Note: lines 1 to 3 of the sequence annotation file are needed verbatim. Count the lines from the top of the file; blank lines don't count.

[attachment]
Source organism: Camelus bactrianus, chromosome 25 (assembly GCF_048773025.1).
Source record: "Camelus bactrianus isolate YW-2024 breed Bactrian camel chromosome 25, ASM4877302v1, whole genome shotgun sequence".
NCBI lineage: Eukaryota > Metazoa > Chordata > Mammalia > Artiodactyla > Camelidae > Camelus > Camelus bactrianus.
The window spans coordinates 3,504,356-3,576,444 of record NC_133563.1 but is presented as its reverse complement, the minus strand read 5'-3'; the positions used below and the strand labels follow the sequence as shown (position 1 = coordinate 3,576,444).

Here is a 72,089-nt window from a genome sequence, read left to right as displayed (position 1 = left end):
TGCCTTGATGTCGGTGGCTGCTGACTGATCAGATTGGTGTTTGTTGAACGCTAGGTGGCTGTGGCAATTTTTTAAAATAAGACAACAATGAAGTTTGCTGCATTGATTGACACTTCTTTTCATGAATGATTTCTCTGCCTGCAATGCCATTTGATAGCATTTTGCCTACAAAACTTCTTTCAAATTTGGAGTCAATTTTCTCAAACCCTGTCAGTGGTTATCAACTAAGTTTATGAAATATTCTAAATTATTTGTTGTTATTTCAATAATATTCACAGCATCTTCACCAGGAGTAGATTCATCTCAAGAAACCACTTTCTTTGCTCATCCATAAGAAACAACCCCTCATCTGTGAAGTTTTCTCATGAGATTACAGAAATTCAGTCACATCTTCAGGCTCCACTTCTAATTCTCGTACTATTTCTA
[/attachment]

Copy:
Source organism: Camelus bactrianus, chromosome 25 (assembly GCF_048773025.1).
Source record: "Camelus bactrianus isolate YW-2024 breed Bactrian camel chromosome 25, ASM4877302v1, whole genome shotgun sequence".
NCBI lineage: Eukaryota > Metazoa > Chordata > Mammalia > Artiodactyla > Camelidae > Camelus > Camelus bactrianus.